Even if your stomach doesn’t mind coffee’s acid content, the enamel on your teeth probably will. Any acid that’s around a 5.5 on the pH scale can start to cause issues for your enamel, and since coffee sits around 4.85 to 5.10, it definitely falls within the danger zone.
This might not be a big deal if you don’t drink coffee regularly, but if you’re a java addict, switching to low acid coffee could save you some money on your future dental bills.
They Don’t Like the Flavor
Some people avoid acidic coffee due to health concerns, but others just don’t like the flavor. The fruitier, tangy notes that accompany a lot of lighter roasts aren’t everyone’s cup of tea, so these people may opt for low acid coffee or darker roasts.
What Affects Your Coffee’s Acidity?
There’s a reason why you can tolerate some coffee roasts just fine and others seem to trigger your sensitive stomach and it has to do with acidity. All coffee contains acids, but there are multiple factors that affect how acidic your coffee turns out.
Origin and Location
The origin of your beans plays a large role in how acidic they are. Certain types of soil can contain higher levels of some acids, Kenyan coffees tend to have higher concentrations of malic acid, while Colombian coffee is chock-full of citric acids.
The location of where the beans are grown can also influence acidity. Since higher elevations mean lower temperatures, beans grown on mountaintops ripen more slowly and have more intense, acidic flavor profiles.
For instance, many Arabica beans are grown just below the frost level to create richer, bolder flavors. Sumatra beans, however, are better suited for lower elevations and often lack that strong acidic flavor.
Regardless of where they’re grown, certain coffee bean species are more acidic than others. Even though they’re grown at higher elevations, many people find that certain types of Arabica coffees don’t have a strong acid flavor – which is because Arabica beans don’t contain as many chlorogenic acids in their chemical makeup.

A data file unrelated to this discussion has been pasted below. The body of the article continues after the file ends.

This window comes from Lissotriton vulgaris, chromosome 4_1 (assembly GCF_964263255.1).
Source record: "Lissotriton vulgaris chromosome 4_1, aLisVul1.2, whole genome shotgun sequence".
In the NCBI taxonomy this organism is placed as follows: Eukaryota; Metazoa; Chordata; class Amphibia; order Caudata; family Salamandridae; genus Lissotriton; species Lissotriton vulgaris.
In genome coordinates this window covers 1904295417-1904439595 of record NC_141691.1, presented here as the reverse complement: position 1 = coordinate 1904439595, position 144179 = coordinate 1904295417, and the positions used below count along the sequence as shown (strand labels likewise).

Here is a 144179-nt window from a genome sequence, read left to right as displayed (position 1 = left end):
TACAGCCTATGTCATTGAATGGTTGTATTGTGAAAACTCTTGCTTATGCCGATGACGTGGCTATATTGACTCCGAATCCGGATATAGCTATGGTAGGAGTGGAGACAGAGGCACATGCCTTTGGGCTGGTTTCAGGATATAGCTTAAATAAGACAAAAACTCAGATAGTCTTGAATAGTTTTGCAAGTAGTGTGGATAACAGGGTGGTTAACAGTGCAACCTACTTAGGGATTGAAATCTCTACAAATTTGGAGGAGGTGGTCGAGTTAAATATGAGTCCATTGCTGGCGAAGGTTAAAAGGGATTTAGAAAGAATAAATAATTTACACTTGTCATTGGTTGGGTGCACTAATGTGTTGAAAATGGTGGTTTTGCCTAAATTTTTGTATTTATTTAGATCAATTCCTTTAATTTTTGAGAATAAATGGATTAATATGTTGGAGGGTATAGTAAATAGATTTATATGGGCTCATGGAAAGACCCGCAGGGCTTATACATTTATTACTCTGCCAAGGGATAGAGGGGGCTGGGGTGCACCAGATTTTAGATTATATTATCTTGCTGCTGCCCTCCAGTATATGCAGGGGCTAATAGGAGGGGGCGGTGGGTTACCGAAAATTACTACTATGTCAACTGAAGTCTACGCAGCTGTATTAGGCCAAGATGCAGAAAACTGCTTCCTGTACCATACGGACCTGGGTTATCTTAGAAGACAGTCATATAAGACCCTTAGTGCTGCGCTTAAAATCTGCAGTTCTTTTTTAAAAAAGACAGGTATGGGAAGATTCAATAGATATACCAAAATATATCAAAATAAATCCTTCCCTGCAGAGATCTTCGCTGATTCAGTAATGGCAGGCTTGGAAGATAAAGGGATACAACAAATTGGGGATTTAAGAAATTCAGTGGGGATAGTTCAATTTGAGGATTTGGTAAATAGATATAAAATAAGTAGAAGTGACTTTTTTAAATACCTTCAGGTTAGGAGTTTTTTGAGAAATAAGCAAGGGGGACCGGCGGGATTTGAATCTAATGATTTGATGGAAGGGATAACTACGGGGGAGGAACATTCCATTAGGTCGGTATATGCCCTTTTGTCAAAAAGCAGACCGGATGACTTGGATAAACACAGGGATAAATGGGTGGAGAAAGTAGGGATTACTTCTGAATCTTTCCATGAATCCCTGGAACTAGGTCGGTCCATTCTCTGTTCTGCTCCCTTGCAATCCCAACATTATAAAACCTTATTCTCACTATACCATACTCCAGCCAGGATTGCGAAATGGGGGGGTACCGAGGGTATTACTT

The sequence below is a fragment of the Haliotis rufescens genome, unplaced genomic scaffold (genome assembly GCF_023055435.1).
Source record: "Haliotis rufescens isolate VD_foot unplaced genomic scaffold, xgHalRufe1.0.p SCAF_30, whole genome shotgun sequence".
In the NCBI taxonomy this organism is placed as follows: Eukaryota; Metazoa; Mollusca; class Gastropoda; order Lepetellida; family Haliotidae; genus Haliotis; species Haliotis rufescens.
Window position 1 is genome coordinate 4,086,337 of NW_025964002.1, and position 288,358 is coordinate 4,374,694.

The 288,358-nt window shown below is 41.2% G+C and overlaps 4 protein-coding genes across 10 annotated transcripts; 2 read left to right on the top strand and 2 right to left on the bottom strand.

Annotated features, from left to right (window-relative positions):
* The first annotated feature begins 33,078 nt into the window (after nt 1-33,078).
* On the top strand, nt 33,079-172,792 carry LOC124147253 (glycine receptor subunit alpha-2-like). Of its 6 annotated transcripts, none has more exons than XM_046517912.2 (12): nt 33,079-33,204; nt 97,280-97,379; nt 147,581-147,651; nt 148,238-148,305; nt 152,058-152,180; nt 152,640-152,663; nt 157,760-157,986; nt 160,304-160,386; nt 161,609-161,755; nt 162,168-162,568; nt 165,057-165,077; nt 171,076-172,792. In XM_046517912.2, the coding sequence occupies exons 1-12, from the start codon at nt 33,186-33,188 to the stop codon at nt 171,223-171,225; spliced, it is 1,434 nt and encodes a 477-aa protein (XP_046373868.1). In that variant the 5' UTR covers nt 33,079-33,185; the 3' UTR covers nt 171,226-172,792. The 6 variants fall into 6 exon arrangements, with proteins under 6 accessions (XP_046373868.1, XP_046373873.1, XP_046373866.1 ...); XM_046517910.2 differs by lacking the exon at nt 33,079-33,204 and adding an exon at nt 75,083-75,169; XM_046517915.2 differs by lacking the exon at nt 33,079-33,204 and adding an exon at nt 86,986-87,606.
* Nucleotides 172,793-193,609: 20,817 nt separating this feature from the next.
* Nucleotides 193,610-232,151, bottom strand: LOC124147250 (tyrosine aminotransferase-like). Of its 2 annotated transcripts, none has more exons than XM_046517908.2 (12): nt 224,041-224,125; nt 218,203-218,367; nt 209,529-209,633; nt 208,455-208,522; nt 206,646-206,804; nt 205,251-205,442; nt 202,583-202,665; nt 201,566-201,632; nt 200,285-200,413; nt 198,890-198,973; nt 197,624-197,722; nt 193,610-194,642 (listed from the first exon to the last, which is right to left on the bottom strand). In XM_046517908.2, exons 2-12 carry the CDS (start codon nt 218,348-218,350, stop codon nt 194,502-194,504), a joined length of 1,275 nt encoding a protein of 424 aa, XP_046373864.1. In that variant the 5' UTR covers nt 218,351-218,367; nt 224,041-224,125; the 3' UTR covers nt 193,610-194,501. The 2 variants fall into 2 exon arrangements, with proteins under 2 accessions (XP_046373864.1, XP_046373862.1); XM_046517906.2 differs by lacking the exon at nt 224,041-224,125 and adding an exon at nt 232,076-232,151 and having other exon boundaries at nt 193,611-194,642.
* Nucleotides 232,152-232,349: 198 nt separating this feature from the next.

However, some varieties, like SL-28 beans grown in Kenya, are specifically known for a naturally higher acid content.
Besides location, origin, and the bean itself, the roasting process can determine how acidic your java tastes too. Even the most acidic beans may lack that sour, bitter flavor if they’re roasted the right way.
There are two main ways to roast your beans: dark roasting and light roasting. With dark roasting, the beans roast for a longer time at a higher temperature. As a result, dark roast beans lose some of their acid content and won’t taste as fruity or bitter. While dark roast beans may be a little easier on the stomach, the downside is that you lose a little bit of the caffeine content with them too.
In comparison, light roasts maintain more moisture and see less heat during the roasting process, so, they tend to come out with bolder flavor profiles, more caffeine, and more acidity.